Cycling Cumbria and Northumberland



I calculated that 84 miles was just about feasible. You need not be Geraint Thomas to manage 12mph on a bicycle, which neatly works out at seven hours.

Even allowing for some steep climbs for which this city bike is not designed, and refuelling stops for tea and cake, I thought I could make the Newcastle suburb where Hadrian’s Wall reaches a conclusion.

How I wish I had instead offered: “Cycling to the centre of Britain.” Because that is where, inadvertently, I ended up.

The cycle ride to Wallsend is paved with good intentions. The official start of the Hadrian’s Wall Path National Trail is in the village of Bowness-on-Solway. The village occupies the site of a Roman fort that helped guard the frontier marking the edge of the empire.

A planned archaeological dig may soon reveal that this was actually the location for the biggest fort on the entire wall. For now, though, you can reflect on events since AD122 at the pavilion where the trail begins: a location called The Banks.

You gaze across the tidal flats at Scotland. Online maps often suggest to people on the Cumbrian side of the water that the nearest pub or petrol station is just a mile or two away, when in fact it is an hour’s drive via Carlisle.

In 1869, the longest bridge in Europe was built across the estuary, connecting Bowness with Annan in Scotland. But with 12 years an extreme winter saw it damaged by actual icebergs, and by 1935 it was demolished.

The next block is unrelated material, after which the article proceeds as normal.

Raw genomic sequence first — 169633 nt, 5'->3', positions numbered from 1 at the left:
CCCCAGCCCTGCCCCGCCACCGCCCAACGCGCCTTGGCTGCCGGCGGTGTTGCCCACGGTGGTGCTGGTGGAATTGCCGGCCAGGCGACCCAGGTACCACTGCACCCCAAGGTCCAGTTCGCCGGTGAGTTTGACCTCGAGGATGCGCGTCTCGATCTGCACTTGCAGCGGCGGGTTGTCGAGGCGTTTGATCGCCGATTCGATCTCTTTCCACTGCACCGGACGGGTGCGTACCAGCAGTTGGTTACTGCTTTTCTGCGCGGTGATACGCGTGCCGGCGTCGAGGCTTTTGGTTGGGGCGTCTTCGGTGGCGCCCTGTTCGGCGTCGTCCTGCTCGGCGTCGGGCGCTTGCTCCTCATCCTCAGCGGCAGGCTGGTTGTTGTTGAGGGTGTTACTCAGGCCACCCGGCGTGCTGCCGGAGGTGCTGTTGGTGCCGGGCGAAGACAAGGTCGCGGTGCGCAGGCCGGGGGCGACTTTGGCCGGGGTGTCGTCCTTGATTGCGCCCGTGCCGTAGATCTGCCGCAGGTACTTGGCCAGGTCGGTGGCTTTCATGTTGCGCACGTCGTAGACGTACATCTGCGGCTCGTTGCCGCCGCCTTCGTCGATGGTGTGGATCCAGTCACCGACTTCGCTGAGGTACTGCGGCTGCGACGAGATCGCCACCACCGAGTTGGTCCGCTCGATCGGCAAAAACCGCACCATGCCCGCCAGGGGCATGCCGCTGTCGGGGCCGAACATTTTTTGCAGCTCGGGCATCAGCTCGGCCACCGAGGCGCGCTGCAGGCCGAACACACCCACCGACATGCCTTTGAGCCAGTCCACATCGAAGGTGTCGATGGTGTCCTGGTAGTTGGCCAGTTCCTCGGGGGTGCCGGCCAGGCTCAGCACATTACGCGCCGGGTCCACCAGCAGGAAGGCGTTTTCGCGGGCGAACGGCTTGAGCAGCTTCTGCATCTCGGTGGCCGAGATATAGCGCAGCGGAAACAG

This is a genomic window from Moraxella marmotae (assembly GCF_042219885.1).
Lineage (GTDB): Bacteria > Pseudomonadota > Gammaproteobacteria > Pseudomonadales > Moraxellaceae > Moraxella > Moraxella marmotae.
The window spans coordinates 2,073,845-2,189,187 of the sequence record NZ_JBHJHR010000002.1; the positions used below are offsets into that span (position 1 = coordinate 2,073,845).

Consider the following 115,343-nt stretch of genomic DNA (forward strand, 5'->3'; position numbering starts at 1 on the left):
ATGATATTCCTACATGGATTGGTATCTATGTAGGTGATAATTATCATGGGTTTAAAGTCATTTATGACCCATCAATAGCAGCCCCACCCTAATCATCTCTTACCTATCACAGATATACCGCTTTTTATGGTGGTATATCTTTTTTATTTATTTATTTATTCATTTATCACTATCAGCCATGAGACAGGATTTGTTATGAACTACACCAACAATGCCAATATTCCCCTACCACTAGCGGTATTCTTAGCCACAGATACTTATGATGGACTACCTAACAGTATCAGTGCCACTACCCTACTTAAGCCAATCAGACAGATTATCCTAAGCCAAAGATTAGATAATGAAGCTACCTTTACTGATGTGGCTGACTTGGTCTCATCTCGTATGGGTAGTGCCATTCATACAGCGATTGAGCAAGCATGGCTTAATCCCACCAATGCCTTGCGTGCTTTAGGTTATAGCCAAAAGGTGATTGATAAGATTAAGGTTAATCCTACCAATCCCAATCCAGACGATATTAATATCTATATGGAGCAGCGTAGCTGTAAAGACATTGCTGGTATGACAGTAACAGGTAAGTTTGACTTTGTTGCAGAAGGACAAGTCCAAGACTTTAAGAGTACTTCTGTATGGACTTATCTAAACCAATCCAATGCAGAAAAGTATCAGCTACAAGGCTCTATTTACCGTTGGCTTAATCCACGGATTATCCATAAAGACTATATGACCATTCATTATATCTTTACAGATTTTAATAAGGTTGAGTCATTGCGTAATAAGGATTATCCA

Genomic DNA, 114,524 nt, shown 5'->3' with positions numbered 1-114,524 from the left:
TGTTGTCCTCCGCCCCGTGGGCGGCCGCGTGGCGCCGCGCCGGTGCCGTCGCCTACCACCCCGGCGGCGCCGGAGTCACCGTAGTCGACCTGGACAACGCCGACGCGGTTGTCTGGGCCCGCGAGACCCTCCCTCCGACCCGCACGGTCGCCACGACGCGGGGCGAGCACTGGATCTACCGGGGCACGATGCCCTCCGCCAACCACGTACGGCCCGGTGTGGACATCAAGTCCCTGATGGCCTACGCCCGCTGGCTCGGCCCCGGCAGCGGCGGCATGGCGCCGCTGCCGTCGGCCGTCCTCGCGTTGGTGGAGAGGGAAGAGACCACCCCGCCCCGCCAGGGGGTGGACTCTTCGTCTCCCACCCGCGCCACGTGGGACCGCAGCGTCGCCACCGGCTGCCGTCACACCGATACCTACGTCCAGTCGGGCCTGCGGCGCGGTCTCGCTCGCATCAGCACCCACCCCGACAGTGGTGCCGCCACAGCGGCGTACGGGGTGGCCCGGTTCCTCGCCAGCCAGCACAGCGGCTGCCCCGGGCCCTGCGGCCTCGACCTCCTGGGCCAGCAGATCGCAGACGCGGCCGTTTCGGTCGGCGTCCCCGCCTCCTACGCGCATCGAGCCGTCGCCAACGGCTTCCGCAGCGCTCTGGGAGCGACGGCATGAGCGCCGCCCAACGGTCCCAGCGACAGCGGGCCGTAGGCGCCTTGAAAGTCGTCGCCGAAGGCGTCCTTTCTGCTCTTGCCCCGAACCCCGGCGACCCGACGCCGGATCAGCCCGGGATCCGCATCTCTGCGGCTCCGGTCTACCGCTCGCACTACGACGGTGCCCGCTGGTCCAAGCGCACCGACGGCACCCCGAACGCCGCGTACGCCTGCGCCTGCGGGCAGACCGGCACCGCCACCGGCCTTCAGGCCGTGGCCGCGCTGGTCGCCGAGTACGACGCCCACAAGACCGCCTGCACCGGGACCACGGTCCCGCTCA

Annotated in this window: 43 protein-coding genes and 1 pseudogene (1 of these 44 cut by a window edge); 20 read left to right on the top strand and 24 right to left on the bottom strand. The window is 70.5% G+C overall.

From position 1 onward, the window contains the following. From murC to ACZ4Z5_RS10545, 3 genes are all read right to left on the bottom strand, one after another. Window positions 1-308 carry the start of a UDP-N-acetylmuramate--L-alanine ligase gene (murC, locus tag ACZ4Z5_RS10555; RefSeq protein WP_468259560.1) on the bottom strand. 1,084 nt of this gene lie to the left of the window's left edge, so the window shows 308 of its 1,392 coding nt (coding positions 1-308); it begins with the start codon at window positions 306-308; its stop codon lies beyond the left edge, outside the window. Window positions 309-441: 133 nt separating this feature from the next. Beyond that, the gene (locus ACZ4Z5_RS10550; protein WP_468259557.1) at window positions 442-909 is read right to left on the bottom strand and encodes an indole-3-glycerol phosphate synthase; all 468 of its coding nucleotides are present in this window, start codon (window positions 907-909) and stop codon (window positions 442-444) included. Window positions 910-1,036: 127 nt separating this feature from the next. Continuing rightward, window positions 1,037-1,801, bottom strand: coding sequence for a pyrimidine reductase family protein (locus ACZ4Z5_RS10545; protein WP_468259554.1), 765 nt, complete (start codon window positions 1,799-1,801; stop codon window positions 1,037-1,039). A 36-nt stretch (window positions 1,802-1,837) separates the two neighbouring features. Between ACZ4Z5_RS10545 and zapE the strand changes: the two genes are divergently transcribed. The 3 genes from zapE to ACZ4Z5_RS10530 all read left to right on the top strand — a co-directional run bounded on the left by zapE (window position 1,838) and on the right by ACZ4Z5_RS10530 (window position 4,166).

Still, some locals say it is possible to walk north across the Solway Firth at low tide. Sea-to-sea hikers and bikers, though, head east. I met Spike and his dog, Dora, who were setting off on a week’s hike.

I’d like to say that I wished them Fortuna vobis adsit – “Good luck go with you.” But I read the inscription on the pavilion only after they had set off on their six combined legs.

Fortune deserted Edward I, “the Hammer of the Scots,” who died at Burgh-by-Sands, halfway between Bowness and Carlisle while leading a campaign against Robert the Bruce.

A Hollywood-style statue of the late monarch, clasping a sword in one hand and a crown in the other, guards the village playing field. On the long trudge to Carlisle, this is what passes for entertainment.


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